Voices & Views: An Interview with RyPax CEO, Alvin Lim
3D Color is excited to announce our partnership with RyPax, the global leader in scaled sustainable packaging solutions. Operating four full-scale production facilities and one cutting-edge R&D center, RyPax has proven the viability of renewably sourced molded fiber as a versatile, practical alternative to plastic; a tremendous step forward toward a greener future for the packaging industry overall.
We sat down with RyPax founder and CEO Alvin Lim to discuss his vision for a circular packaging economy, and how the CPG industry can help speed the transition.
3D Color: What innovations in sustainable packaging design are most exciting to you right now? How about innovations specific to primary packaging?
Alvin Lim: First I want to talk about the reason an innovation excites me. I’m always focused on scalability as the key to impact. So inspiration is great, but the important question is, can that inspiration lead to mass production? Ideas can make you feel all warm and fuzzy inside, but if they can’t be scaled, they can’t make the impact we need to change the industry.
In terms of primary packaging, we’ve had a couple of huge breakthroughs in molded fiber in recent years. One is color capability. Brand owners used to think of sustainable materials as only available in white or natural kraft color, which was a big limitation. Today we can create these materials in any color.
Another big change is innovation in barrier coatings that open up molded fiber solutions for products like cosmetics or foods. Ten years ago we just didn’t have this.
3D Color: What can businesses do to speed up the transition to broader use of sustainable packaging?
Alvin Lim: The pace of change will get faster when corporations start looking at packaging differently — and some companies have already really embraced this. First, you need to look at packaging in terms of total cost of ownership, thinking about the manufacturer as the “owner” of the entire lifecycle of the product. Only then are companies motivated to design something that can be recycled properly. Second, the whole organization has to be geared toward the same goal; it can’t just be a sideline priority. Third, you must be ready to accept some imperfection. Maybe in your first iteration you’ll reduce the amount of plastic by 15%, then you’ll reduce it further. Change is iterative and progressive. You can’t wait until a solution is perfect to try it.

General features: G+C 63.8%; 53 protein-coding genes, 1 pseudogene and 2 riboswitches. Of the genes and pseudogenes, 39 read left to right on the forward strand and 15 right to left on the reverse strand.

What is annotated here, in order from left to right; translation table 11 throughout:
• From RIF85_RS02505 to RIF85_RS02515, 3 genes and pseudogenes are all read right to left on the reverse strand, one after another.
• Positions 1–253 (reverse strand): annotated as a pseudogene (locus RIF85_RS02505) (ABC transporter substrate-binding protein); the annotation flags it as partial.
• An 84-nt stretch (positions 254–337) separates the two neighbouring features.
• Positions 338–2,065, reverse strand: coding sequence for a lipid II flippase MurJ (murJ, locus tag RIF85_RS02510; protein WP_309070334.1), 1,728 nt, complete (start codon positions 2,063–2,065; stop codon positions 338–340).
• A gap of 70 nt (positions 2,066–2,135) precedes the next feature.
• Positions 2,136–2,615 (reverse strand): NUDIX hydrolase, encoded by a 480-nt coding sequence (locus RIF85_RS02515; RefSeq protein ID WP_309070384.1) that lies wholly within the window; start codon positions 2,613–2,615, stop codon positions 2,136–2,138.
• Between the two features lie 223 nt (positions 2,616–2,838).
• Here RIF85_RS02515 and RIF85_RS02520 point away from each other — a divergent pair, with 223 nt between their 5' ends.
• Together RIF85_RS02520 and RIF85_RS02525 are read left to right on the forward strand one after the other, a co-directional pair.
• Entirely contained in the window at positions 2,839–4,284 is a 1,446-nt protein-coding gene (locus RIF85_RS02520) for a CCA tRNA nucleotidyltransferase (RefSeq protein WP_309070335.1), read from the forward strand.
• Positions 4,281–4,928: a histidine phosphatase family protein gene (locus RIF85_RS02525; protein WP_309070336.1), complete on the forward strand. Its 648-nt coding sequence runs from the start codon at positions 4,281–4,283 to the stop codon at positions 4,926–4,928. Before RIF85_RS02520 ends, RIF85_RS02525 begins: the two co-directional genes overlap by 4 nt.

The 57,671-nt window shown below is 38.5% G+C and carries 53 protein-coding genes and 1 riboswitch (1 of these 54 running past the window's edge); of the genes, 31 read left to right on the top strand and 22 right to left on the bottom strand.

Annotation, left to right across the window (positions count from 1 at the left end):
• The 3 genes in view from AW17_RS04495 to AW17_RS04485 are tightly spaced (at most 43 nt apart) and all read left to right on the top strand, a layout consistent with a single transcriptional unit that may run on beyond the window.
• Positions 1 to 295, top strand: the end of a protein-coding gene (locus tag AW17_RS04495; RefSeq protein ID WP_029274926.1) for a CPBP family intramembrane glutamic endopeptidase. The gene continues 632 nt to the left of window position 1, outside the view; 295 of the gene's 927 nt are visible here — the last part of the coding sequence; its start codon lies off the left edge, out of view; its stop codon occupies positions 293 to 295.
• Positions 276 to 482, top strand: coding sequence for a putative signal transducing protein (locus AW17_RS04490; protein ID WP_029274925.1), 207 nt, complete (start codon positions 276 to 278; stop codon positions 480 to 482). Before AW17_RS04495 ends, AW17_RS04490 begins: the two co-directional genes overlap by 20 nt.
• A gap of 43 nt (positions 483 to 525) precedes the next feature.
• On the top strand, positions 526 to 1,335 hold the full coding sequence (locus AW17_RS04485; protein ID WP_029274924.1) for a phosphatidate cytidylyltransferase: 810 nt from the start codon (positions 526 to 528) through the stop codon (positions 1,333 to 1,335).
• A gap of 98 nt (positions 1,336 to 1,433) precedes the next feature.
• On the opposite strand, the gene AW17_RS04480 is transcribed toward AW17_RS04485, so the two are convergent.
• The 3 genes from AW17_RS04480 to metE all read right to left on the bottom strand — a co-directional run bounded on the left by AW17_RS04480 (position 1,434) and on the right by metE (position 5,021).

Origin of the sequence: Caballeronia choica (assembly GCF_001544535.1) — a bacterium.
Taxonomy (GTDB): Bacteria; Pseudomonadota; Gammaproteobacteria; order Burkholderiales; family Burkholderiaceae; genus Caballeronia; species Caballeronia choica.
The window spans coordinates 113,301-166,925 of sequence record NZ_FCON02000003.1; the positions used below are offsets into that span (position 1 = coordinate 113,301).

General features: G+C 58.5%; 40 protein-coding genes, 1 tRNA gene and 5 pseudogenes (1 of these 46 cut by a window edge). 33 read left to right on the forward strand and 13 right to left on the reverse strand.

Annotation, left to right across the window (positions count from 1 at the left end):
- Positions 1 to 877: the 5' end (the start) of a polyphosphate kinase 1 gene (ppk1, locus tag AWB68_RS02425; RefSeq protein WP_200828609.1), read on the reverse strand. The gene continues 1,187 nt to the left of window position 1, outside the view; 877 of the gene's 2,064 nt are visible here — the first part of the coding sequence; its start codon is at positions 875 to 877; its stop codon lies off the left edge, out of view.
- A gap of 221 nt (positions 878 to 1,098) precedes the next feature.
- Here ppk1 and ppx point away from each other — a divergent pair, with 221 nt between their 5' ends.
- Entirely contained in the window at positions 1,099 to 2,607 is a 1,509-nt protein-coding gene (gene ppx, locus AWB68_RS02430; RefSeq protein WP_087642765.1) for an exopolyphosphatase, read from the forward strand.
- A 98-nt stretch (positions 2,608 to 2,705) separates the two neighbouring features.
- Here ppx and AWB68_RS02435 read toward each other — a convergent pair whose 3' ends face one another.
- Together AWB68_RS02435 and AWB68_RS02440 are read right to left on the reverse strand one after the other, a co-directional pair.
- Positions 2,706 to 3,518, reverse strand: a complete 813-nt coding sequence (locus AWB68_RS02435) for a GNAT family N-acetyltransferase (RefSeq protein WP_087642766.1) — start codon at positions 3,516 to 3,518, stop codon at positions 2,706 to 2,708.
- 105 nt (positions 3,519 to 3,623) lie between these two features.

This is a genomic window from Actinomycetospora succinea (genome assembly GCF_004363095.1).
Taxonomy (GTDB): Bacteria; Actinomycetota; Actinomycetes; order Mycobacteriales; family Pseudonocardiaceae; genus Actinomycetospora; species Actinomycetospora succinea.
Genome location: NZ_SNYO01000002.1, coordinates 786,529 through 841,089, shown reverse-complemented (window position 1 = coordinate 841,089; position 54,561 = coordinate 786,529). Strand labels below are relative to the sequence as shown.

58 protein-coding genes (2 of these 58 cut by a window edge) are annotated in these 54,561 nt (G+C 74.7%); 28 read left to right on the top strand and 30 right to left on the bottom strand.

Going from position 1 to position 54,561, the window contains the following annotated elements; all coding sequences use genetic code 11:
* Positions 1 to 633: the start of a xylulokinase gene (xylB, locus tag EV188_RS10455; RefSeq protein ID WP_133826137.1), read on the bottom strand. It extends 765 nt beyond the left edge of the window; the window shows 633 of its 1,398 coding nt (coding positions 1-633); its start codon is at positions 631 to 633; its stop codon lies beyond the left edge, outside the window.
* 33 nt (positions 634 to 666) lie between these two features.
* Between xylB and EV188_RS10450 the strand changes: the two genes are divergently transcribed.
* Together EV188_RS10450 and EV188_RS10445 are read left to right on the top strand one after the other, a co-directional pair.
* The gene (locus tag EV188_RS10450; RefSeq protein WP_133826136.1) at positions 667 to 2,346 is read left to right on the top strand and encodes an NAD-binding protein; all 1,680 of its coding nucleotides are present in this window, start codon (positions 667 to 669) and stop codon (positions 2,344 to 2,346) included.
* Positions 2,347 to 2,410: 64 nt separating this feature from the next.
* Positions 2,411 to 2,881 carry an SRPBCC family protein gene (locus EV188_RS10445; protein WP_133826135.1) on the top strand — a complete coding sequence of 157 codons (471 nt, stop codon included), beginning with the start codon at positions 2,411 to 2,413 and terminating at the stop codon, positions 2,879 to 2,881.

3D Color: How can CPG companies encourage consumers to embrace sustainable packaging and support the behavioral changes needed to reduce waste?
Alvin Lim: Education plays a big part, and companies have a responsibility there. But they can’t do it by themselves. It has to be an equal system whereby the CPG companies do their part to educate consumers, consumers do their part to recycle properly, and governments also do their part, because the system can’t work without the recycling capabilities.
Bigger countries like the US are in a unique position to lead because of the size of their economies, and the fact that they already have recycling infrastructure. Coming back to the idea of scale, we have to look to the large countries to drive meaningful impact.